"I was very happy [to be back]," said Ramirez, who received a no-decision. "I started the season on the DL and nothing happened for me, but being able to pitch and feel good is the best feeling I can have right now. I try to do my best. I don't like to lose, but it's part of the game. I just need to work on my mistakes and try to be better the next time."
Right-handed reliever Carter Capps was optioned to Tacoma to make room on the 25-man roster.
Ramirez missed the first two months with a sore elbow that cropped up late in Spring Training, but he was 3-3 with a 3.09 ERA at Triple-A Tacoma in seven starts since returning on June 2.
Ramirez went 1-3 with a 3.36 ERA in 16 games with Seattle last year as a rookie. He began the year in the bullpen, then rejoined the team in midseason and was 1-3 with a 3.64 ERA in eight starts before going on the disabled list with a right elbow strain.
The youngster was competing for a starting job this spring when the elbow flared up again and he didn't throw at all for about six weeks while letting that issue heal.
"It was just setbacks with the arm and whatnot, and that's just derailed him time-wise," manager Eric Wedge said. "But for the most part, when he's been pitching, he's done a nice job. He's one of the guys we were counting on this year at some point in time, whether it be early -- which we thought it would be -- or where we are right now."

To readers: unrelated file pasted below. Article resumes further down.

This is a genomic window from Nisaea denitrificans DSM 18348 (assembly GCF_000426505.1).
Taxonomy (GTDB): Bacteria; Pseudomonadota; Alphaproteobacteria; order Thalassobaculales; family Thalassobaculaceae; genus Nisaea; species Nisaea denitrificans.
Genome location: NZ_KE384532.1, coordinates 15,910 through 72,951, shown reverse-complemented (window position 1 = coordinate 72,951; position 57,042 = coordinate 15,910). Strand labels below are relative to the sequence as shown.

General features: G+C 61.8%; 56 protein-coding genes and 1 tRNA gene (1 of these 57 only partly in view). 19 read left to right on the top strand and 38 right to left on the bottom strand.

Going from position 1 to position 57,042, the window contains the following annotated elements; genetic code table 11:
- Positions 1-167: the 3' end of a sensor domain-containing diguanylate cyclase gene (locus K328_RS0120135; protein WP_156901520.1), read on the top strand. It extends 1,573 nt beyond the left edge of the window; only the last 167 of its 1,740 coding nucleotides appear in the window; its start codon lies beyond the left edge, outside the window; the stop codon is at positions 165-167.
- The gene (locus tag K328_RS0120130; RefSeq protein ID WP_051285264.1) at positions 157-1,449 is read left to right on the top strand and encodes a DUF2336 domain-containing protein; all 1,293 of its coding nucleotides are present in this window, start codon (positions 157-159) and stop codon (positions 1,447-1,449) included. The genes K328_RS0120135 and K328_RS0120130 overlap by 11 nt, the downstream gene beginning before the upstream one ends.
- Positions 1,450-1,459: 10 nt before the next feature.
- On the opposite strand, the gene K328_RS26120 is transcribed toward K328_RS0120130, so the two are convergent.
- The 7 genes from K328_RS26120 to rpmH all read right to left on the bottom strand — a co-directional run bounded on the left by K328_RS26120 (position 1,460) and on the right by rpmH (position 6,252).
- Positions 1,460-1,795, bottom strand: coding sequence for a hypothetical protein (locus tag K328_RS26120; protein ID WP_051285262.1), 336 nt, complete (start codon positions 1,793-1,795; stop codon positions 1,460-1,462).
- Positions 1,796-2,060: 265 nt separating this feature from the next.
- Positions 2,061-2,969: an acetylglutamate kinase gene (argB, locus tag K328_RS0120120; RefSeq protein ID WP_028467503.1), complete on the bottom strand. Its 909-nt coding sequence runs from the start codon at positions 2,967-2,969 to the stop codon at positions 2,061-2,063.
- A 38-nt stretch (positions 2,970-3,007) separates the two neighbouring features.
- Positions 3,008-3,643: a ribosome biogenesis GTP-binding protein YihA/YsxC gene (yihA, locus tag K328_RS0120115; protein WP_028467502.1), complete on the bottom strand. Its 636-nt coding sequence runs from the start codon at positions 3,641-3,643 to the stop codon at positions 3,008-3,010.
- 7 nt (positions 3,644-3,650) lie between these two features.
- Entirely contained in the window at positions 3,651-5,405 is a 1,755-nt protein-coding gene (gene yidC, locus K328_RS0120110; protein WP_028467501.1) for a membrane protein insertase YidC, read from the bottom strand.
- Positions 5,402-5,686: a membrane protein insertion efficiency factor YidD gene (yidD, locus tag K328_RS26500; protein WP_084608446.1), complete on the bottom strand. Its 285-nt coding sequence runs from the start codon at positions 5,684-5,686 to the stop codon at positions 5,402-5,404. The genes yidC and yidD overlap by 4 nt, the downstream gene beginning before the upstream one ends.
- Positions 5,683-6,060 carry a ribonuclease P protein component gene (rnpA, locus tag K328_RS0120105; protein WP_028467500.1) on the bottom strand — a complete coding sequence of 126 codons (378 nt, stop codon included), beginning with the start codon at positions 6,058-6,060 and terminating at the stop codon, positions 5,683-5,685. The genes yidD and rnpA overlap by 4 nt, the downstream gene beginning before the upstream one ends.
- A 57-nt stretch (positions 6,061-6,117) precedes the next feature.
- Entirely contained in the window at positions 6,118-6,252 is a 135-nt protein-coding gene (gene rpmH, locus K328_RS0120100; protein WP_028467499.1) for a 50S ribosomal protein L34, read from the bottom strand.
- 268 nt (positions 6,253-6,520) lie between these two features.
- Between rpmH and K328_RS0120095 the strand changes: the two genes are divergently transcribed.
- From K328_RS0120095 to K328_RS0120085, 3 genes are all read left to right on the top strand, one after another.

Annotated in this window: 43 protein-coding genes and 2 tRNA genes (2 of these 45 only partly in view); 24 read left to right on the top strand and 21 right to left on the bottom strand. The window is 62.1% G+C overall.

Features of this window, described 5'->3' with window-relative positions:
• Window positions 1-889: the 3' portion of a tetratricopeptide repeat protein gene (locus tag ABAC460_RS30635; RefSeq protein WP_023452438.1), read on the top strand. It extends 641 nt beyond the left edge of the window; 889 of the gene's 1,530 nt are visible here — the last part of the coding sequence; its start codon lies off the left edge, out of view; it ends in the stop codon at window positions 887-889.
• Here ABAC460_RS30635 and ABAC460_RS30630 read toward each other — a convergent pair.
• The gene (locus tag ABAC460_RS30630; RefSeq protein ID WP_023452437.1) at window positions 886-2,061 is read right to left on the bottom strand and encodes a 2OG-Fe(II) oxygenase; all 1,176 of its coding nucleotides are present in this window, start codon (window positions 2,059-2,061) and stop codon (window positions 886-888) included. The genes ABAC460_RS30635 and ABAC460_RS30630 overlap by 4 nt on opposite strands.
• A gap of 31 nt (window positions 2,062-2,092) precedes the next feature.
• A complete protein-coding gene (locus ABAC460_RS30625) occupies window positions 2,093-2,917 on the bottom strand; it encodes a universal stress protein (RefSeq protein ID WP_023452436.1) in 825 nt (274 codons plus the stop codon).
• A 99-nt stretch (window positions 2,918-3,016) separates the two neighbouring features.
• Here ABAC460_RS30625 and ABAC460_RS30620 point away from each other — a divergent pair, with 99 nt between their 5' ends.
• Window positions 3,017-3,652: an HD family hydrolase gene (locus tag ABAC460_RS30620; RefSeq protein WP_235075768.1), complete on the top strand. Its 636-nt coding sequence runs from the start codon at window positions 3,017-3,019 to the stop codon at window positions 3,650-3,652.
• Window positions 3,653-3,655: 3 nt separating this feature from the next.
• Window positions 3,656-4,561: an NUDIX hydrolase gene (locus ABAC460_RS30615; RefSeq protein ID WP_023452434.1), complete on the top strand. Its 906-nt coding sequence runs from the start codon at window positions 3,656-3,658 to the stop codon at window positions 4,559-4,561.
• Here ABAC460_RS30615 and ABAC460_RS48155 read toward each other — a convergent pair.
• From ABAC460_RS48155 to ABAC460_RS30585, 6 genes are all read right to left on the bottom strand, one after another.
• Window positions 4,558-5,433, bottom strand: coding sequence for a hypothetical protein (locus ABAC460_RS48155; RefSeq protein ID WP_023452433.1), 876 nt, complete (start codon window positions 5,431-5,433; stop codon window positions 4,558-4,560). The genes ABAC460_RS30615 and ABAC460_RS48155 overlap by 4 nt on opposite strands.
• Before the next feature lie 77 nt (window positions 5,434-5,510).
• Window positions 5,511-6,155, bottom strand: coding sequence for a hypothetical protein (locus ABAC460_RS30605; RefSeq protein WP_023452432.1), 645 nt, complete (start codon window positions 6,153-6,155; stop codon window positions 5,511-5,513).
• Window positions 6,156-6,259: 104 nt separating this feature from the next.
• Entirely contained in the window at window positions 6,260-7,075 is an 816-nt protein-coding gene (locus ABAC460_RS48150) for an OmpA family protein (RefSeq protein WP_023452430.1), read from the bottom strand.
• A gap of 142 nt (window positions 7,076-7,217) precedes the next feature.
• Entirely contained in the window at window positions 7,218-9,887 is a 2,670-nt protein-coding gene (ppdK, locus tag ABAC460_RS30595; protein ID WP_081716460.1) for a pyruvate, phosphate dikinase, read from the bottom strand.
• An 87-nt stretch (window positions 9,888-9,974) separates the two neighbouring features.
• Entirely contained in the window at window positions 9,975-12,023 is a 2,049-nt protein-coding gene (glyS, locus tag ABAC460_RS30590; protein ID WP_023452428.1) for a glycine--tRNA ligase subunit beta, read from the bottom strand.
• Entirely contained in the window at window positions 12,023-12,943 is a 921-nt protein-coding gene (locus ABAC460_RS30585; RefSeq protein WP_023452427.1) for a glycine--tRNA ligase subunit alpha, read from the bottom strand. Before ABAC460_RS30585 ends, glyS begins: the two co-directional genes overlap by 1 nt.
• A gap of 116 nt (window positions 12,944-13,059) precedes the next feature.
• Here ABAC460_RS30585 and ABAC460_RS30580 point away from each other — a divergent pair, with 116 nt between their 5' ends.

Ramirez signed with Seattle as an international free agent in 2007 and is one of only a handful of players from Nicaragua in the Major Leagues.
Capps, 22, is regarded as one of the Mariners' promising power arms in the bullpen, but he's struggled recently and is 2-2 with a 6.37 ERA in 35 1/3 innings over 33 appearances.
Capps has given up 14 runs in 7 1/3 innings (17.18 ERA) on 16 hits and five walks over his last seven appearances. Wedge noted that the youngster had only 69 innings of Minor League experience before getting called up last year and is still learning his craft.
"This guy got here so quick and I think he learned a great deal," Wedge said. "There are a couple things mechanically we want him to work on. It's tough to make adjustments and compete up here at the same time for a young player. Go down, get himself righted, catch his breath a little, pitch some down there.
"He's going to be part of this thing. He's just too big and has too much physical strength and arm speed and velocity [to not succeed]. He's still trying to put that slider or cutter where he wants and have enough confidence in his changeup. He just needs to go down and do that."